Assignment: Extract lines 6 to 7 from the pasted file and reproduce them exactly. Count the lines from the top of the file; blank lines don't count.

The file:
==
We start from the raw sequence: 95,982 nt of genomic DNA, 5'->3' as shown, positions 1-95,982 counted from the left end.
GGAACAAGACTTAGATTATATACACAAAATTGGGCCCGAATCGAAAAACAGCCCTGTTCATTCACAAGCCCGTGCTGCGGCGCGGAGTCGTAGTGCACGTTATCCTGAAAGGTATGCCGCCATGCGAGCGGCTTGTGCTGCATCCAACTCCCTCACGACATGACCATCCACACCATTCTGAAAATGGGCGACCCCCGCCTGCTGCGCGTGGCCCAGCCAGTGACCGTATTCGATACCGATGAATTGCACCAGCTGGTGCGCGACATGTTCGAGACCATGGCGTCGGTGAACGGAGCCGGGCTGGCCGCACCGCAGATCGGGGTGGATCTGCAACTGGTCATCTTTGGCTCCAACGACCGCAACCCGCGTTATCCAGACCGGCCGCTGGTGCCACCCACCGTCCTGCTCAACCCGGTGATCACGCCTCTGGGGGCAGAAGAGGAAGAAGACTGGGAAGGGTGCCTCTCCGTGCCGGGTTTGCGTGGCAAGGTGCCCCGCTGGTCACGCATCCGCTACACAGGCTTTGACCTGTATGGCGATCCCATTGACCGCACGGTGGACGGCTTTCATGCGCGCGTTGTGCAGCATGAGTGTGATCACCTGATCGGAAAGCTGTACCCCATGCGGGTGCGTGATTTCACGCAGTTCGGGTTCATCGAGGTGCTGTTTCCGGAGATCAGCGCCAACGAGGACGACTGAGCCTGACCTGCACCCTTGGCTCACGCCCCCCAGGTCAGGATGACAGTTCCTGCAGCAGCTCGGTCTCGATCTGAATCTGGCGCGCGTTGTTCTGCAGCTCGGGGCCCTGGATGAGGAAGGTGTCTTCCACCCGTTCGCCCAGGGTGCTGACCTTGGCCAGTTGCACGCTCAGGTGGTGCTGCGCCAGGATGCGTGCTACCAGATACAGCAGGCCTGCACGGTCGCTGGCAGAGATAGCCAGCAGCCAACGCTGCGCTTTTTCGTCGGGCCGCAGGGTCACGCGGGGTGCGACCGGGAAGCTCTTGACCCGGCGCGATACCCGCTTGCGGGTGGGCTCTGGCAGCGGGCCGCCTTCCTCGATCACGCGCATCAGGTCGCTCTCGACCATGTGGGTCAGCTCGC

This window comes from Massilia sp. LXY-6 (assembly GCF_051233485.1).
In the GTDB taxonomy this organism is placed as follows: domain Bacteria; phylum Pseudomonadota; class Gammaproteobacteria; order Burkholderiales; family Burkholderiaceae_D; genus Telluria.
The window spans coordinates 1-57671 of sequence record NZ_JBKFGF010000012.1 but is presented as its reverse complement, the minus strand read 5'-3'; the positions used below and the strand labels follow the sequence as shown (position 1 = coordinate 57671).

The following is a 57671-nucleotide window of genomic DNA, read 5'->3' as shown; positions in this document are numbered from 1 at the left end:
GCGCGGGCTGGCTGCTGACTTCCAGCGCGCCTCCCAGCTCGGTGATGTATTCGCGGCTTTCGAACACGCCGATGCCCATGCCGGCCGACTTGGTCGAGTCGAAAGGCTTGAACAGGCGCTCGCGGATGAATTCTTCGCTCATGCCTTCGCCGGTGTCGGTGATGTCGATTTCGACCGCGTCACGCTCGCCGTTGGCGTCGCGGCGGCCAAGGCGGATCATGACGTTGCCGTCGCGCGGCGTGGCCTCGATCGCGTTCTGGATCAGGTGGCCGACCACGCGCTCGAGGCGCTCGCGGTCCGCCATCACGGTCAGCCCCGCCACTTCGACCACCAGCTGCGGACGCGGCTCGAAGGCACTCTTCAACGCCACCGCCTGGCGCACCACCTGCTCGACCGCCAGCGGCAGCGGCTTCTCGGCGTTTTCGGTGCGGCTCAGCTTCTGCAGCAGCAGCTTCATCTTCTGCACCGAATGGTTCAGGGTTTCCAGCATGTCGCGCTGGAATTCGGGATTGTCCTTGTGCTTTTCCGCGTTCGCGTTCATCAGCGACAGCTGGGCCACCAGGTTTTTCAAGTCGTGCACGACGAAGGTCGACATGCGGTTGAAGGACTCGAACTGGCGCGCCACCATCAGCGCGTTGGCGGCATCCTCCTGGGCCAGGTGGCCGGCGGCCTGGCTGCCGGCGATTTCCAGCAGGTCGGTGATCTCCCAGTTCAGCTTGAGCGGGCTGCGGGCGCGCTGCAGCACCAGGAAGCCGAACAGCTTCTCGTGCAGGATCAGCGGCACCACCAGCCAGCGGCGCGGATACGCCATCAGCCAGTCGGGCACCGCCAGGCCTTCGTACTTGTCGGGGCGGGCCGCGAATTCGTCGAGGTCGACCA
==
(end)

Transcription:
The following is a 57671-nucleotide window of genomic DNA, read 5'->3' as shown; positions in this document are numbered from 1 at the left end:
GCGCGGGCTGGCTGCTGACTTCCAGCGCGCCTCCCAGCTCGGTGATGTATTCGCGGCTTTCGAACACGCCGATGCCCATGCCGGCCGACTTGGTCGAGTCGAAAGGCTTGAACAGGCGCTCGCGGATGAATTCTTCGCTCATGCCTTCGCCGGTGTCGGTGATGTCGATTTCGACCGCGTCACGCTCGCCGTTGGCGTCGCGGCGGCCAAGGCGGATCATGACGTTGCCGTCGCGCGGCGTGGCCTCGATCGCGTTCTGGATCAGGTGGCCGACCACGCGCTCGAGGCGCTCGCGGTCCGCCATCACGGTCAGCCCCGCCACTTCGACCACCAGCTGCGGACGCGGCTCGAAGGCACTCTTCAACGCCACCGCCTGGCGCACCACCTGCTCGACCGCCAGCGGCAGCGGCTTCTCGGCGTTTTCGGTGCGGCTCAGCTTCTGCAGCAGCAGCTTCATCTTCTGCACCGAATGGTTCAGGGTTTCCAGCATGTCGCGCTGGAATTCGGGATTGTCCTTGTGCTTTTCCGCGTTCGCGTTCATCAGCGACAGCTGGGCCACCAGGTTTTTCAAGTCGTGCACGACGAAGGTCGACATGCGGTTGAAGGACTCGAACTGGCGCGCCACCATCAGCGCGTTGGCGGCATCCTCCTGGGCCAGGTGGCCGGCGGCCTGGCTGCCGGCGATTTCCAGCAGGTCGGTGATCTCCCAGTTCAGCTTGAGCGGGCTGCGGGCGCGCTGCAGCACCAGGAAGCCGAACAGCTTCTCGTGCAGGATCAGCGGCACCACCAGCCAGCGGCGCGGATACGCCATCAGCCAGTCGGGCACCGCCAGGCCTTCGTACTTGTCGGGGCGGGCCGCGAATTCGTCGAGGTCGACCA